Accepted paper:

Mobilising diasporic narratives. Social media use by Malian-diasporic agents and its potential for contesting socio-political exclusion


Syntia Hasenöhrl (University of Vienna)

Paper short abstract:

My contribution explores potentials for political mobilisation that emerge from the entangle-ment of physical and mediated mobilities in the formation of subjects. Focussing on construc-tions of belonging, I trace discursive practices Malian-diasporic agents perform through their social media use.

Paper long abstract:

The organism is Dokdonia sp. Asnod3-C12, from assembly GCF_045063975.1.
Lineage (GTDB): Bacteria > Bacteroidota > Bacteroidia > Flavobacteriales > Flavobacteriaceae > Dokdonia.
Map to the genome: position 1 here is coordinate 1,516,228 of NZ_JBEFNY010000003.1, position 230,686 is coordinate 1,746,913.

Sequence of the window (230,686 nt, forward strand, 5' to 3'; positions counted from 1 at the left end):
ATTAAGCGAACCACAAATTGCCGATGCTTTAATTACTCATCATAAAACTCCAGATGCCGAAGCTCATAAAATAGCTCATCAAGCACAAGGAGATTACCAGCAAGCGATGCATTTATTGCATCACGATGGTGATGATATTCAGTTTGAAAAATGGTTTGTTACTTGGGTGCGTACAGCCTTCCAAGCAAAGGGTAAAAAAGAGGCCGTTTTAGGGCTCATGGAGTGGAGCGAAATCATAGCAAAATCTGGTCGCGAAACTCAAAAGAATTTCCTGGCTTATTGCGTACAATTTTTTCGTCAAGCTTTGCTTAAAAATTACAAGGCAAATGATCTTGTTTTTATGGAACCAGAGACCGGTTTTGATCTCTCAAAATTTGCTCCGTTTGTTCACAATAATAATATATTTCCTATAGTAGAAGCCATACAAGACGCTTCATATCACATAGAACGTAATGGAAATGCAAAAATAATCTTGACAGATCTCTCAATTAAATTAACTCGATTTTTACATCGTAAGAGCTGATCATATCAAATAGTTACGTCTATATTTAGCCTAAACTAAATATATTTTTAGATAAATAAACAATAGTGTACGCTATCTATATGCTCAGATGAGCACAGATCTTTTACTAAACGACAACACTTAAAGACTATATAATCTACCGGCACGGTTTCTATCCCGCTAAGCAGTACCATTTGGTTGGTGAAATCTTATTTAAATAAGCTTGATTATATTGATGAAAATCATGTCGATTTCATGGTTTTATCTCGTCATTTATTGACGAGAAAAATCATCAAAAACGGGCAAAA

In his influential book 'Mobilities', John Urry emphasises that not just physical movement of people and goods shape our contemporary societies, but also virtual, imaginative and communicational mobilities (Urry, 2007). In my contribution, I ask which potentials for political mobilisation emerge from these entangled mobilities when they are performed in everyday social media use - with political mobilisation understood as the formation of subjects through constructions of belonging. I focus on a Malian-diasporic context since mobility counts as a major demographic phenomenon in Malian society (Bocquier & Diarra, 1999). Today, estimations range from 10 to more than 30 percent of its population living abroad (Whitehouse, 2012), forming an important diasporic network whose members sustain connections through digital communication (see e.g. Damome, 2011; Galtier, 2011). In addition, agents in and from Mali experience multiple exclusions resulting from their positioning in the Global South (Scholz, 2005). Therefore, it is especially interesting to see if and how they use social media to articulate political subject positions and, thereby, challenge power inequalities. Using the concept of belonging by Nira Yuval-Davis (2006), I will illustrate how users visiting the Facebook page of a Malian-diasporic news portal perform diverse discursive practices: Their profile information and their engagement with different topics unveil how they construct their digital social positions - with a special focus on their diverse locations and mobilities - as well as their identity narratives and value systems. My aim is to detect moments of contestation and resistance to hegemonic power inequalities that emerge in these constructions.

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